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What criteria should I look for when choosing a steel drum?

Which steel drum to choose and how to be sure of its quality? Once you have fallen under the spell of the steel drum's sweet melodies and have decided to buy an instrument, the question becomes inevitable. In order to determine which type of steel drum is right for you, it is important to know in which context you will use it. Do you want to be part of a steelband, accompany other instruments in a more classical musical formation, or play alone in your living room for the pleasure of its sounds?

Being clear about the future context of use of the instrument will allow you to orientate yourself in your future purchase.

How to choose your steeldrum

A chromatic or diatonic steeldrum?

Like many musical instruments, steel drums are available in two types of instruments:

- Chromatic instruments, which contain all the tones of the scale and can therefore reproduce all melodies and chords.

- Diatonic instruments, which contain only the notes of a chosen scale (for example C D E F G A B C for a C major scale).

Although equal in terms of build quality or timbre, chromatic instruments allow you to play in any key, whereas diatonic instruments (commonly called "single pans") will only allow you to play in defined keys, as would a harmonica or diatonic accordion for example.

This first parameter will guide you in your purchase, depending on whether you plan to play harmonically elaborated music (classical, jazz, etc...), or rather certain traditional folk music.

Chromatic steel drum models

Apart from the soprano model ("tenor" in C or D), chromatic steel drums require from two to six drums depending on their tessitura (low or high) to be able to obtain all the necessary notes, which will certainly be an important criterion in the choice of your steel drum: a "six bass" is clearly not ideal if you live in a small flat, and cannot be transported in a car! So if you're a die-hard bass addict, you'll have to go for the five-note diatonic version, which will offer similar sounds with less space...

Chromatic instruments have more notes, and although the steeldrum is very easy to learn, they are also technically a little trickier to master.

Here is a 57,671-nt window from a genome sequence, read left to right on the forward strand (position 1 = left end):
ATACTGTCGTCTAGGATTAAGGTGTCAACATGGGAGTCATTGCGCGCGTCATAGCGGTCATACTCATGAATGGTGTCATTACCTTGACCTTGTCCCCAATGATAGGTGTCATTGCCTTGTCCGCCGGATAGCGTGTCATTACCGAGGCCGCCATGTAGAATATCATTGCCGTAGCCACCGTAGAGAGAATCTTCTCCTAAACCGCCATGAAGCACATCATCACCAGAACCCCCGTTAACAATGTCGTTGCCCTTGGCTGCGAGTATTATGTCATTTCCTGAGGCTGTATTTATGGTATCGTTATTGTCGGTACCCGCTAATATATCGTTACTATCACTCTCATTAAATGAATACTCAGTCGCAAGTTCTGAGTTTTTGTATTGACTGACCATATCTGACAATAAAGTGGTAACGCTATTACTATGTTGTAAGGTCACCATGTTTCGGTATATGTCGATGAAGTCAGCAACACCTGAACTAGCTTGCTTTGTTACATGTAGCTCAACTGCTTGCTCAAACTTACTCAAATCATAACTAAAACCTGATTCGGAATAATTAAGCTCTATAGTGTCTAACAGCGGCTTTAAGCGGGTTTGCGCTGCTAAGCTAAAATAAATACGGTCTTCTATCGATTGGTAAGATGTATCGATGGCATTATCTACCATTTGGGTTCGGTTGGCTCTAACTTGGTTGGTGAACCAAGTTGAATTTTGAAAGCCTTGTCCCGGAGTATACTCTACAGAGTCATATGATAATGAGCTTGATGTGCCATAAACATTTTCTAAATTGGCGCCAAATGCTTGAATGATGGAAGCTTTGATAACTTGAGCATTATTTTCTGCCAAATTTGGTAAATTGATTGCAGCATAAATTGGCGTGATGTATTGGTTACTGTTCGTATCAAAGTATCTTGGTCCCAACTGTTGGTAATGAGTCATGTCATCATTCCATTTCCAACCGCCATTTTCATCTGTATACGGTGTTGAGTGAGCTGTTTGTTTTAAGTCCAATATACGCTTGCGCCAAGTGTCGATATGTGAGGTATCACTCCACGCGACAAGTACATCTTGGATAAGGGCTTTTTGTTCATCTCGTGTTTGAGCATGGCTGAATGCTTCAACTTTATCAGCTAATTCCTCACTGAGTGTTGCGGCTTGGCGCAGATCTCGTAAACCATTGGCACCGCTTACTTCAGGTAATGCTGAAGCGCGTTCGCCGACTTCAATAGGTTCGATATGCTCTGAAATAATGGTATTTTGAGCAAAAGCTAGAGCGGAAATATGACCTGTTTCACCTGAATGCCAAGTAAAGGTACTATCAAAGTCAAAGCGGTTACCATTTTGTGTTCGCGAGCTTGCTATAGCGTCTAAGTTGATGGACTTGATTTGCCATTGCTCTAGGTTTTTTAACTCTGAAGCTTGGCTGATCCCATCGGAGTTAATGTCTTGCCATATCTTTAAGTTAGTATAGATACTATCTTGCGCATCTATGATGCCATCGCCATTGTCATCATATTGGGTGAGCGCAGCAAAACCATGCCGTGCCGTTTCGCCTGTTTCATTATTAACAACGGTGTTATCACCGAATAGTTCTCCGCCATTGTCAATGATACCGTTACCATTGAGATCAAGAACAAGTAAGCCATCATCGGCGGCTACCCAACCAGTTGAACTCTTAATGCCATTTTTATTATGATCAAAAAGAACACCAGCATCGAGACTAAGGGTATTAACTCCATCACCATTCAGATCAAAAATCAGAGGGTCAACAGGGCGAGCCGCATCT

The layout of the notes on the instruments is however very coherent and allows an almost immediate understanding of their pattern, based on a symmetrical arrangement of the notes between the different drums.

Diatonic steel drum models

With a smaller number of notes, diatonic instruments are systematically built on a single drum. These instruments were originally intended to be worn in musical parades, but their ease of learning and reduced logistical requirements quickly made them the instrument of choice for teaching, or simply for the player who wanted to play the steel drum without embarking on a heavy learning curve.

Simpler in design without sacrificing tone quality, the single steeldrum will generally be more affordable than the chromatic models.

What range should I choose for my steeldrum?

By range, we mean the frequency scale that the steeldrum delivers: it can be low-pitched like a double bass, or high-pitched like a violin...

Steeldrums - whether diatonic or chromatic - are available in several ranges, just like the strings in a symphony orchestra, and it is this very fact that makes it possible to compose an orchestra: the steelband.

However, each instrument, whether low or high, chromatic or diatonic, can be taken out of this context and mixed with other musical instruments, or played simply for pleasure.

In order to define the tessitura that suits you, you simply have to rely on your personal taste: do you prefer the high tinkling of a "tenor", the cathedral-like tone of a "cello", or the power of a bass?

From low to high, steel drums are mainly declined in several registers:

- The steeldrum six bass

This is the equivalent of the double bass in a symphony orchestra. It has 18 notes distributed over six drums. Although it is very pleasant to play, it is a logistically heavy instrument, and is generally only used in a steelband.

- The tenor bass steeldrum